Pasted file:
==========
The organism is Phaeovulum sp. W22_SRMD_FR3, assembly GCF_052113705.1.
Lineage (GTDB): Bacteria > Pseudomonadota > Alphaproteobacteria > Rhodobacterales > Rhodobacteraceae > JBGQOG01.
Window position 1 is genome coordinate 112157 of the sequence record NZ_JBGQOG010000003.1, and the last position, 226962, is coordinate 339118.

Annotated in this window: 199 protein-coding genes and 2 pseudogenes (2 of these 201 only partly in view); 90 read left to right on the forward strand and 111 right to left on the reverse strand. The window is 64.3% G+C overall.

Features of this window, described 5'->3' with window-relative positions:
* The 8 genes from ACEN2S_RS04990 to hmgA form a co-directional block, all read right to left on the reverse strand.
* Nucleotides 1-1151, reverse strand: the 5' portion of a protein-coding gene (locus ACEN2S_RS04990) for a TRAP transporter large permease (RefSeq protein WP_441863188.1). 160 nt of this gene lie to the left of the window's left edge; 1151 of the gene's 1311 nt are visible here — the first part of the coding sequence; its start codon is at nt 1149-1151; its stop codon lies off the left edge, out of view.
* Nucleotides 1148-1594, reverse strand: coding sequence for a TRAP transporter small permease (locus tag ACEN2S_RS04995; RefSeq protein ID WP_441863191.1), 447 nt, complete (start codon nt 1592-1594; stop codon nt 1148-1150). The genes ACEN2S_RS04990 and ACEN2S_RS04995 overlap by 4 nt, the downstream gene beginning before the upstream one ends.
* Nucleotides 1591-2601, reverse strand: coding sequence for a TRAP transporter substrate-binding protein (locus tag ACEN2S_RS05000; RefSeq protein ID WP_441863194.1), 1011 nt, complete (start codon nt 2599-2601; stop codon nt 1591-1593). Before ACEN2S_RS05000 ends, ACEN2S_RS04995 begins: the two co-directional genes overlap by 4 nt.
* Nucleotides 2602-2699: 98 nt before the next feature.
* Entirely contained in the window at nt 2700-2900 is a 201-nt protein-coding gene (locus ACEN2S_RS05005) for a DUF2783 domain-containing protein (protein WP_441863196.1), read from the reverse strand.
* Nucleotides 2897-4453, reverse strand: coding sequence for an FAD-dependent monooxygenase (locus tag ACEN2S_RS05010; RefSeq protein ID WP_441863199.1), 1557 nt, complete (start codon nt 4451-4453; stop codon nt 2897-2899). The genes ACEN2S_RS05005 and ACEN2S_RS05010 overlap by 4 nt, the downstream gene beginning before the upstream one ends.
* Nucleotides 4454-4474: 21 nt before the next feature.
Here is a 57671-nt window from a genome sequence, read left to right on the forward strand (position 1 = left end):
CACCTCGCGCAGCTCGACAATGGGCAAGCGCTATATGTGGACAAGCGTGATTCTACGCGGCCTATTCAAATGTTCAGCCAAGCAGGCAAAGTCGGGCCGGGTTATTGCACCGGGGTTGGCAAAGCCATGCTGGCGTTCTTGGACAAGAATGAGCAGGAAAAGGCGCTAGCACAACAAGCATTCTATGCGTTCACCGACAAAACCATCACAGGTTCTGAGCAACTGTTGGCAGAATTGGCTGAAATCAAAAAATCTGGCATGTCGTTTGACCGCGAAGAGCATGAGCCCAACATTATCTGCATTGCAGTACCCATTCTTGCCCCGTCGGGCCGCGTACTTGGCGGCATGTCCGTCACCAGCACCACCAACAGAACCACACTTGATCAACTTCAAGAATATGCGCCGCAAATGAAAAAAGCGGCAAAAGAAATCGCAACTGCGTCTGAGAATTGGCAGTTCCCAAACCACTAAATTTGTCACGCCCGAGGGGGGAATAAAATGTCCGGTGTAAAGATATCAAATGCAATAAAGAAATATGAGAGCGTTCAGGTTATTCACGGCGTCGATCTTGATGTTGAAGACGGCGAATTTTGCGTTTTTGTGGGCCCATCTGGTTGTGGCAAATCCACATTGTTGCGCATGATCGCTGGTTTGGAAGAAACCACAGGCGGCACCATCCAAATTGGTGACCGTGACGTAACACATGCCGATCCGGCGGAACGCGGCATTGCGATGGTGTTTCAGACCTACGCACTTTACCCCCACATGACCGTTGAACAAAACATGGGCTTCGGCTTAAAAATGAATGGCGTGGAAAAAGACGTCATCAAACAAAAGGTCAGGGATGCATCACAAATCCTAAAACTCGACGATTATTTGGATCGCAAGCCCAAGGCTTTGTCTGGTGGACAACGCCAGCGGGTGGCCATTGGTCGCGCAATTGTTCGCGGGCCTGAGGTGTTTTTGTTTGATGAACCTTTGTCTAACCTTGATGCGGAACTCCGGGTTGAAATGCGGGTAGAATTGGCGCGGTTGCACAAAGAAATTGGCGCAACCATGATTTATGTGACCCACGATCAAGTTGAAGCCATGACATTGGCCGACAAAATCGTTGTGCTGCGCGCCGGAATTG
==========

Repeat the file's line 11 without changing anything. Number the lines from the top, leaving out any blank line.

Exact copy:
* Entirely contained in the window at nt 2700-2900 is a 201-nt protein-coding gene (locus ACEN2S_RS05005) for a DUF2783 domain-containing protein (protein WP_441863196.1), read from the reverse strand.